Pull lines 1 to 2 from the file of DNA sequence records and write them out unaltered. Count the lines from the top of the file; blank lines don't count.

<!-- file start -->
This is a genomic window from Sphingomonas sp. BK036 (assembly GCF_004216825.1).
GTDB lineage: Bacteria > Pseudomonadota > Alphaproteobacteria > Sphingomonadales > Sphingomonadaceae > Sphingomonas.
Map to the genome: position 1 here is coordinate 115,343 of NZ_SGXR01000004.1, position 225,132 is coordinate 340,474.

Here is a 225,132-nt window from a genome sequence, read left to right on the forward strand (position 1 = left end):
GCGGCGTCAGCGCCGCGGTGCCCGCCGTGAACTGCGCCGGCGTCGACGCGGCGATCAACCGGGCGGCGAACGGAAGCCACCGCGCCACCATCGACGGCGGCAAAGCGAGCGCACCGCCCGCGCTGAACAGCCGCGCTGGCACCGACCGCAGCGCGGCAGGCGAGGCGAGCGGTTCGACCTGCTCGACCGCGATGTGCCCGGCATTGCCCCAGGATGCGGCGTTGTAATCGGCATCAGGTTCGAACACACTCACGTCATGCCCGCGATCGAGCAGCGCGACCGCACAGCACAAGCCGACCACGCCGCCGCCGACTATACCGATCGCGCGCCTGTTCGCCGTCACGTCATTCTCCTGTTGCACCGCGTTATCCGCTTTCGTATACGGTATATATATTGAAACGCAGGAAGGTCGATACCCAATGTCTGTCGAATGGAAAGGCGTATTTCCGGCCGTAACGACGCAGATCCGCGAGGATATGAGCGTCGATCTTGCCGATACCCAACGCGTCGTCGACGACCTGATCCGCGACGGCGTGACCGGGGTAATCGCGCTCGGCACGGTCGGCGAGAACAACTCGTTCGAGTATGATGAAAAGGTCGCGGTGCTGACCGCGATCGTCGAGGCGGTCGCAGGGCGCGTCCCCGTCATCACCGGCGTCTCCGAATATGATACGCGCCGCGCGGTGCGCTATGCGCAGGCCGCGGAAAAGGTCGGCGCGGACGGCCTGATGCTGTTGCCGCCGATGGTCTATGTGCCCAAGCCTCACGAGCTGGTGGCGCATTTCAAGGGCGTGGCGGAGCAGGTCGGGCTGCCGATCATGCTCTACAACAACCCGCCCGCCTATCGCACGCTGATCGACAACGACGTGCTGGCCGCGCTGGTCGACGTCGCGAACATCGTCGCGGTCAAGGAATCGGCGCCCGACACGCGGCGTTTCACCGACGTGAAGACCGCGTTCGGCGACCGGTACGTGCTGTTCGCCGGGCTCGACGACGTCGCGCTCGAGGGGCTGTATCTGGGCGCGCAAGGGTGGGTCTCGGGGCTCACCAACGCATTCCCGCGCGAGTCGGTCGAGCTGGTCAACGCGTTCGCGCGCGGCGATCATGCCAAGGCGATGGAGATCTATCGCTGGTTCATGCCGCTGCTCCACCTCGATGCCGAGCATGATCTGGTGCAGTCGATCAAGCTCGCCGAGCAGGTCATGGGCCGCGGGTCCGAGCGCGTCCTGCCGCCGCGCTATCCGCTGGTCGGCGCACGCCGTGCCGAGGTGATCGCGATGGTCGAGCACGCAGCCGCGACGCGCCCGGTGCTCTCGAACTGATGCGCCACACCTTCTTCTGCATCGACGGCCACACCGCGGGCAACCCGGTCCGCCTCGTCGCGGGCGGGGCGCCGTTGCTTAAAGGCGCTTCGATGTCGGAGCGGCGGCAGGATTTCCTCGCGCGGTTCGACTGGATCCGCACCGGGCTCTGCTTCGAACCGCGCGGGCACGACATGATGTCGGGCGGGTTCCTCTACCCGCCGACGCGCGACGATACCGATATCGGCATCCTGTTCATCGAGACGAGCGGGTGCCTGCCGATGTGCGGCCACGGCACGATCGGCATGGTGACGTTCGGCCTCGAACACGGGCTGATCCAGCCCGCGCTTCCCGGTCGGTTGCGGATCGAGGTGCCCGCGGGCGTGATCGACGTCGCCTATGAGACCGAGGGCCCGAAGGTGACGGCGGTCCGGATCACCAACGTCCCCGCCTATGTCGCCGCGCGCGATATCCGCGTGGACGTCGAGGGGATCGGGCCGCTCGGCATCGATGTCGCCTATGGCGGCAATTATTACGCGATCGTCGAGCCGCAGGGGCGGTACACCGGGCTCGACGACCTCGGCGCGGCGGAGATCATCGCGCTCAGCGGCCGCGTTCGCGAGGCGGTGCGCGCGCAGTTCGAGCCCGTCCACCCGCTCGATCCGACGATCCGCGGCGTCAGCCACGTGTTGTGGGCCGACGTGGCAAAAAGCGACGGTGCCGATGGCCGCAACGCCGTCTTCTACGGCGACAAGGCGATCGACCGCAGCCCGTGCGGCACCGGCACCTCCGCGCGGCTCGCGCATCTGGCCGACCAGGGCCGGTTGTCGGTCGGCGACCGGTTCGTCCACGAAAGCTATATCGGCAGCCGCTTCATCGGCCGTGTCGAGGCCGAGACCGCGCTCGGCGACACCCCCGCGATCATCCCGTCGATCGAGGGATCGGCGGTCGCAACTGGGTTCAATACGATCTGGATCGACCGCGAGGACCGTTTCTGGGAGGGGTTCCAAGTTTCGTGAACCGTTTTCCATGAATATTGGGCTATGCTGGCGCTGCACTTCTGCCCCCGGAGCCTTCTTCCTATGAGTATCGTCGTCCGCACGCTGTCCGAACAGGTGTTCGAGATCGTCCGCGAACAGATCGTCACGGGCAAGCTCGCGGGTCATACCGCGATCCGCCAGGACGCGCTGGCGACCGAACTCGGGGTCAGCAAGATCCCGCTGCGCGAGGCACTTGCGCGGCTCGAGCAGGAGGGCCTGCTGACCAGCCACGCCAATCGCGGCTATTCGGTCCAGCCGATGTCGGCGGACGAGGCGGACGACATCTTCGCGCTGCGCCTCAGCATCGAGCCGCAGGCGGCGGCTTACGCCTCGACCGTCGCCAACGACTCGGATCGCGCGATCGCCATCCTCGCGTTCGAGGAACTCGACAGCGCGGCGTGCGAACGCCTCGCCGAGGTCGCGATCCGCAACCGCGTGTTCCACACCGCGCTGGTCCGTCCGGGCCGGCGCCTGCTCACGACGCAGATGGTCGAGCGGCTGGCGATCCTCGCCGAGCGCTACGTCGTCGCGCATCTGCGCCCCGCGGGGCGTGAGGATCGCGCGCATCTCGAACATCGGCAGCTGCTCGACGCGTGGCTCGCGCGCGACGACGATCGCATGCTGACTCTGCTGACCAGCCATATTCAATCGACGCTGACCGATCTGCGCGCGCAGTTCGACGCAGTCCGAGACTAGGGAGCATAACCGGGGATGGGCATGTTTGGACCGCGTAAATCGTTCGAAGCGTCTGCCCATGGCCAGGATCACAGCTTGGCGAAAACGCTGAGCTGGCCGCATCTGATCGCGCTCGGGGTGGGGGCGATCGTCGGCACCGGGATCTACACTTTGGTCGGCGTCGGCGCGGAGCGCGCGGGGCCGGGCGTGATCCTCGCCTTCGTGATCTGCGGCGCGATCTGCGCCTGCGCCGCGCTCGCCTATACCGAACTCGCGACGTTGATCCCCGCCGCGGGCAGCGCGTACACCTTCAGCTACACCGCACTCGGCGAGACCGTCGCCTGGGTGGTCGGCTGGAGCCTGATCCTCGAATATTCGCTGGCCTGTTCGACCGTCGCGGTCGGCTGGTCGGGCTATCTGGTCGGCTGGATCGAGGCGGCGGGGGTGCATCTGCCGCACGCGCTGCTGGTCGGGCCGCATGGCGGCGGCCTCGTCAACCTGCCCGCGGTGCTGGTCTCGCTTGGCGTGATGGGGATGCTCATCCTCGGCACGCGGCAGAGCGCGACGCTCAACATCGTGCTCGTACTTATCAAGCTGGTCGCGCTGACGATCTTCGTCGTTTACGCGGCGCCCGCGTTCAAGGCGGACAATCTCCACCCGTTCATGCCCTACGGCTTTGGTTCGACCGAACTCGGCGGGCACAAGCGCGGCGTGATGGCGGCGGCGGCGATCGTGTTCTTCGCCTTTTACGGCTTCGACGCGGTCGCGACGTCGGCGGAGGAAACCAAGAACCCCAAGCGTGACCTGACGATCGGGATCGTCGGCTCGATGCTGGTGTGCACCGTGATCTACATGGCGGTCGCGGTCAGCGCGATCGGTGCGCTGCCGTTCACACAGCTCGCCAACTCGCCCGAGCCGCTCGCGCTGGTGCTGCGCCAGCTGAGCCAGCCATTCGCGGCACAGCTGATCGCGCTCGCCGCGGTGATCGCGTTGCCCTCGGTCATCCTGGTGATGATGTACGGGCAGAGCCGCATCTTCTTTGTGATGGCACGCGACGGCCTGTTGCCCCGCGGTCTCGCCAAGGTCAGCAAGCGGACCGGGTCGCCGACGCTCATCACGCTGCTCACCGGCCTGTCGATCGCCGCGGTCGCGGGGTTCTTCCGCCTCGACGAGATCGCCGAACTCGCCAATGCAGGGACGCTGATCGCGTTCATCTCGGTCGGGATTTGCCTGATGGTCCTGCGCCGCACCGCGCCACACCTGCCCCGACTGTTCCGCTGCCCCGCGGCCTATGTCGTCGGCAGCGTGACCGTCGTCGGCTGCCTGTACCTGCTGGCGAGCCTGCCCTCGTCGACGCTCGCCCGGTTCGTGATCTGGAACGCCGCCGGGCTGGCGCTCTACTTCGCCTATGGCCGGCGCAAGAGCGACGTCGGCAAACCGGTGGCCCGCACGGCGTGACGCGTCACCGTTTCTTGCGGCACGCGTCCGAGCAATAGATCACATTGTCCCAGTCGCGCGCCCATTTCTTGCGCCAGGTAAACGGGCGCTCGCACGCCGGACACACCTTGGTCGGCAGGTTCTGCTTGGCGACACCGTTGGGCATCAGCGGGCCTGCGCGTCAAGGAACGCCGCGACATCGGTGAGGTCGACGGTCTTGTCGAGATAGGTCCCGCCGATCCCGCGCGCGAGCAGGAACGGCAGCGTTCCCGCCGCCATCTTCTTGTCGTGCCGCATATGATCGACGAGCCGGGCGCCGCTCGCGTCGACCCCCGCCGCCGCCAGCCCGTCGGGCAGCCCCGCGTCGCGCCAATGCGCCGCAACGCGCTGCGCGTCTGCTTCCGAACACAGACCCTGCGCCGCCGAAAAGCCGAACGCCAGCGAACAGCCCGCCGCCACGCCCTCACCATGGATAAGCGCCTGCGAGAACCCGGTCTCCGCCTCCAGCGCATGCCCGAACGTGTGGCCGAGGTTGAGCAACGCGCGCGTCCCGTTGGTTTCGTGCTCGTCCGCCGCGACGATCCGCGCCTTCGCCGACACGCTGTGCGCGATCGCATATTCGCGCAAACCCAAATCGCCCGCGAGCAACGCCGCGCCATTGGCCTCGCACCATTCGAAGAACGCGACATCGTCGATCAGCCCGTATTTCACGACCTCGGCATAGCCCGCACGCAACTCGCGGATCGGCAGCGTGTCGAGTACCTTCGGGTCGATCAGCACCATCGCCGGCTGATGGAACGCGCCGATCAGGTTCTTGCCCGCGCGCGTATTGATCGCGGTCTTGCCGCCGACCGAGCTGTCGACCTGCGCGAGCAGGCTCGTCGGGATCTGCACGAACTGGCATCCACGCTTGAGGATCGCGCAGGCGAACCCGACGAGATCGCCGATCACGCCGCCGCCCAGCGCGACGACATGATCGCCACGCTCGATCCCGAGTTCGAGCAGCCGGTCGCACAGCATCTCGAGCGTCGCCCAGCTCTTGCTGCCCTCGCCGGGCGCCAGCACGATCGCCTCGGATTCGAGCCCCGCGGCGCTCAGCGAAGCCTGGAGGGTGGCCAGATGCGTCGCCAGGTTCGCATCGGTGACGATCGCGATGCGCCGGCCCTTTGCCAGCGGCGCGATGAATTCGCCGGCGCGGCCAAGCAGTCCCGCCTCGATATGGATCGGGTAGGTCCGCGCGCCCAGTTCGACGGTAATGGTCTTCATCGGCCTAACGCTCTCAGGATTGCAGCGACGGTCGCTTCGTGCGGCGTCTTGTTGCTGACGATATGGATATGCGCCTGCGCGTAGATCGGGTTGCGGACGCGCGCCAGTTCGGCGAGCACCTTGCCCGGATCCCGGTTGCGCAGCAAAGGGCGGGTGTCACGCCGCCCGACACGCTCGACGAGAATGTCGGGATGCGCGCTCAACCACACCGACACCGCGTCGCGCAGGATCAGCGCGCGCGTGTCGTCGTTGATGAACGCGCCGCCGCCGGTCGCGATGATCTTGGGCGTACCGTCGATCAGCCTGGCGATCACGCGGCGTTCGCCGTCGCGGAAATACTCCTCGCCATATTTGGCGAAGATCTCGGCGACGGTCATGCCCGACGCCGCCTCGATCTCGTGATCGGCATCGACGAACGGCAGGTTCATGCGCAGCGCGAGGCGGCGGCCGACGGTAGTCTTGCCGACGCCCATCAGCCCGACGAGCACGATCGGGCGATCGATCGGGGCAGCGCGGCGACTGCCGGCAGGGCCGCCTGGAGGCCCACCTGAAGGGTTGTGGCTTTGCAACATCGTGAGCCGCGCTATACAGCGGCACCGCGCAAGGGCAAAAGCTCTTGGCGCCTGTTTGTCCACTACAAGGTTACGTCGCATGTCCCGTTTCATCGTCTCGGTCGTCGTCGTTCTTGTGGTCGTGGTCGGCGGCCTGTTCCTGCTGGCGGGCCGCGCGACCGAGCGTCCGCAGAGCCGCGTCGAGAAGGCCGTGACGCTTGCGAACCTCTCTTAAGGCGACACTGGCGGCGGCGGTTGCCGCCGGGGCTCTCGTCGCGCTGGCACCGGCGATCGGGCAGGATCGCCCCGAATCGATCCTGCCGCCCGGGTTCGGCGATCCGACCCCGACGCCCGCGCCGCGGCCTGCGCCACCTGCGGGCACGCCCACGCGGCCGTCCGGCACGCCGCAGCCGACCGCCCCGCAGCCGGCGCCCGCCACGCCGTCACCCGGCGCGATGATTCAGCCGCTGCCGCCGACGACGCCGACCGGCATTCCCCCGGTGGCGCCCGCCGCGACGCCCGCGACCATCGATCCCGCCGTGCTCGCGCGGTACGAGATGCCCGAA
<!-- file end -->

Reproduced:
This is a genomic window from Sphingomonas sp. BK036 (assembly GCF_004216825.1).
GTDB lineage: Bacteria > Pseudomonadota > Alphaproteobacteria > Sphingomonadales > Sphingomonadaceae > Sphingomonas.